In seventeen and forty one

In seventeen and forty one,
my family reached these shores;
each generation since that time
has fought this country’s wars.

Against the French, and then the Britons,
then in Union blue;
the Spanish, Mexican and Natives,
when each call came through.

In Europe, twice, and then, Korea,
Laos, Vietnam;
and last, Kuwait, Iraq,
against the dread Saddam.

Can those brave leaders say the same
who now say we must fight,
not for a principle, but money?
It does not seem right.

How many simple farmers’ sons
must fight the rich men’s wars?
How many inner city youths
die while prep school kids keep score?

My family ranks with DAR,
and led Marines through Seoul;
with no excuse or privilege card,
we marched, and payed the toll.

With Washington and Jefferson;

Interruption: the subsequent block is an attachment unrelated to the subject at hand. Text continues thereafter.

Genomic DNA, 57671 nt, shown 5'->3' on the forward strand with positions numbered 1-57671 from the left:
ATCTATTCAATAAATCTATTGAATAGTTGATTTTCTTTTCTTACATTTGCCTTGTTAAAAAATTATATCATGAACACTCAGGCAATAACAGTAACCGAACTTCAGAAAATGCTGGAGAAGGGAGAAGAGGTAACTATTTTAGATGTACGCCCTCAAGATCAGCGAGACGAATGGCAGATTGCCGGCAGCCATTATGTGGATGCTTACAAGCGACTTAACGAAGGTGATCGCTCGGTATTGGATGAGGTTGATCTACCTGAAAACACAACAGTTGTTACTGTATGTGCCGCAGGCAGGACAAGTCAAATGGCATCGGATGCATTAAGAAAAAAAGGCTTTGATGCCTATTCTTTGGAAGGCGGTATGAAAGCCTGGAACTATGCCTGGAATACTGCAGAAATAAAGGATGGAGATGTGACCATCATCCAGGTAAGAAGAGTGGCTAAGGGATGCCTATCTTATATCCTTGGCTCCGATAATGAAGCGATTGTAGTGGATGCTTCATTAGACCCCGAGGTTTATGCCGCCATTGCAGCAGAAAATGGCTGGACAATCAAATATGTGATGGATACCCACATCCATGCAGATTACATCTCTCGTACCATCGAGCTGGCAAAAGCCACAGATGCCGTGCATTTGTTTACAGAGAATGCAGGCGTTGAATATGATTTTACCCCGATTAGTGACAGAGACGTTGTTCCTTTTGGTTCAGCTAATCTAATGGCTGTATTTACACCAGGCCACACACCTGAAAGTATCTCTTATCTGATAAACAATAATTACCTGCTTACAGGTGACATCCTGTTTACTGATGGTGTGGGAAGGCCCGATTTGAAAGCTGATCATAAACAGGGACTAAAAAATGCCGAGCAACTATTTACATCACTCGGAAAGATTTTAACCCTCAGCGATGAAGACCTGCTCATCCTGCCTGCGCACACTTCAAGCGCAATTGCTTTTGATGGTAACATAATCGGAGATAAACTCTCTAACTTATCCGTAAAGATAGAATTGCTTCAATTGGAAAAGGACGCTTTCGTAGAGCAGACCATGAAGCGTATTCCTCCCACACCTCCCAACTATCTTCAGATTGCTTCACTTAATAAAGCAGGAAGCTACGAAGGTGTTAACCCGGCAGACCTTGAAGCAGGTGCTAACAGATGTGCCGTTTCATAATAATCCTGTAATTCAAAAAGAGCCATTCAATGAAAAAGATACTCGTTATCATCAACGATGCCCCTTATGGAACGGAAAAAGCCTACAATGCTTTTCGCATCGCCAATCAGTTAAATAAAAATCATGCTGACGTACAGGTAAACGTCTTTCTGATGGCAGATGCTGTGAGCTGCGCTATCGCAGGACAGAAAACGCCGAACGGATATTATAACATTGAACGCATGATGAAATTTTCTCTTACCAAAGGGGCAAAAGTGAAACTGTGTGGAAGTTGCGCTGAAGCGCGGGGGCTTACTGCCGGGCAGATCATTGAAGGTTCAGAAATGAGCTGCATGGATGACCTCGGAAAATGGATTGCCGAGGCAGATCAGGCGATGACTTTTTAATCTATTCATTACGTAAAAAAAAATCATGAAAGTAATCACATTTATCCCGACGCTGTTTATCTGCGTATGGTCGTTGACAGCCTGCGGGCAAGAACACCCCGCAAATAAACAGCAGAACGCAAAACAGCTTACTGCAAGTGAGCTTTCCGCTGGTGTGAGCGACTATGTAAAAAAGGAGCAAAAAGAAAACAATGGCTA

with Lincoln, Grant, and Polk;
with Roosevelt and Eisenhower,
marched our simple folk.

With Johnson, Nixon, Reagan, Bush,
our sons went off to war;
but now, I think the marching’s done
and we will fight no more.

For battle without honor,
in the name of greed and pride
turns soldiers into mere machines
with no heart left inside.

If you would wage such wars,
keep all your smart bombs and new guns;
and for your cannon fodder,
find some other family’s sons.

29 May 2005

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